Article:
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Dr. Kimberly Thompson, DACM, L.Ac.

Dr. Kimberly Thompson, DACM, L.Ac. is a US licensed acupuncturist in the state of Idaho and certified in the treatment of acupuncture, Oriental medicine and Chinese herbology by the National Certification Commission of Acupuncture and Oriental Medicine (NCCAOM). Kimberly wears multiple hats in the acupuncture community. She owns her private clinic, Meridian Family Acupuncture. She has spent the last 10 years working for Miridia Technology as an acupuncture Research Analyst–where she helps plan, develop, and integrate modern diagnostic and treatment tools for the ever-evolving scientific world of acupuncture. Kimberly is a world-renown teacher, blogger, columnist, and mentor in the acupuncture community.

15 Replies to “I am Convinced—Part 2: Yin Leads, Yang Follows

  1. Just re-read your post, Kimberly. Are you saying ONLY treat the imbalanced yin channels, or treat them first and then the yang channel points? Matt

    1. Matt–you are quick to observe! There will be a series of 4 blog posts (possibly 5) on this subject. So, to give you a quick glimpse of what is to come… “YES–I am suggesting that by simply treating the imbalances in the yin channels, 80% of the patients symptoms will be eliminated. Why? Because the yang channels will follow suit.”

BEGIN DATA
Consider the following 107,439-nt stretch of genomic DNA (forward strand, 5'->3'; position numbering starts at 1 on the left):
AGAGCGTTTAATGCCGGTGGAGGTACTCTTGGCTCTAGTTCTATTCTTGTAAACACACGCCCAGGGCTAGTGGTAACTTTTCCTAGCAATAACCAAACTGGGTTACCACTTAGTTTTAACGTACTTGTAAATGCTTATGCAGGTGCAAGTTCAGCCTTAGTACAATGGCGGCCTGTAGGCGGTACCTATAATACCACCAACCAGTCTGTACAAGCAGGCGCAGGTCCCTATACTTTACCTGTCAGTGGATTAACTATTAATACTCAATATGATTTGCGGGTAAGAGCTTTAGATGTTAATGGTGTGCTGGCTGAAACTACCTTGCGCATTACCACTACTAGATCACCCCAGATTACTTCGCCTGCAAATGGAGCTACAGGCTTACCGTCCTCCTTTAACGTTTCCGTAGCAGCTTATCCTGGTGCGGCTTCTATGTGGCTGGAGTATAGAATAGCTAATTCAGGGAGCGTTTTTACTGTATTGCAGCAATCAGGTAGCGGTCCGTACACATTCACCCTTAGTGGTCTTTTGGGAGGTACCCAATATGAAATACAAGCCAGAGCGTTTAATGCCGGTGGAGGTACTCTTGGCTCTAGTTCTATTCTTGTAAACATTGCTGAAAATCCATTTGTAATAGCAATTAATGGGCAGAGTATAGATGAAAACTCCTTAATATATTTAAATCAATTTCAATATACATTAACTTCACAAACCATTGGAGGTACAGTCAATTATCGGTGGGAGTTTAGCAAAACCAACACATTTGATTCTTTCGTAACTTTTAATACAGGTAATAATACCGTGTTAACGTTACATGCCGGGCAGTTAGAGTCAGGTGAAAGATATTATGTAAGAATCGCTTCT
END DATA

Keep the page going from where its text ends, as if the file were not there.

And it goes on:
Stay tuned for more detailed information–and ponder the concept of “root treatment.”

      Sorry to leave you hanging, but I promise to unfold this story further. 🙂

      Kimberly

  2. Kimberly-Great post. Dr. Yennie once told me to just treat the yin deficiencies. He learned that from Dr. Manaka over 40 years ago! Remember you can only transform and move (transport) qi. That is the function of the spleen.

  3. Great information..
    This is more valuable for reducing number of needling but i have an question that if we addressing the Gall bladder meridian that is come under the shao yang, shall we treat the heart and kidney which come under the shao yin? previously i treat the both local and distal points of the same meridians which gives the great fabolous results, but this is more new news..kindly suggest your opinion. In my experience most of the time if we treat the condition of the patient as well active point that is detected by acupro machine also graph going to looking better.

So, what do you think about it?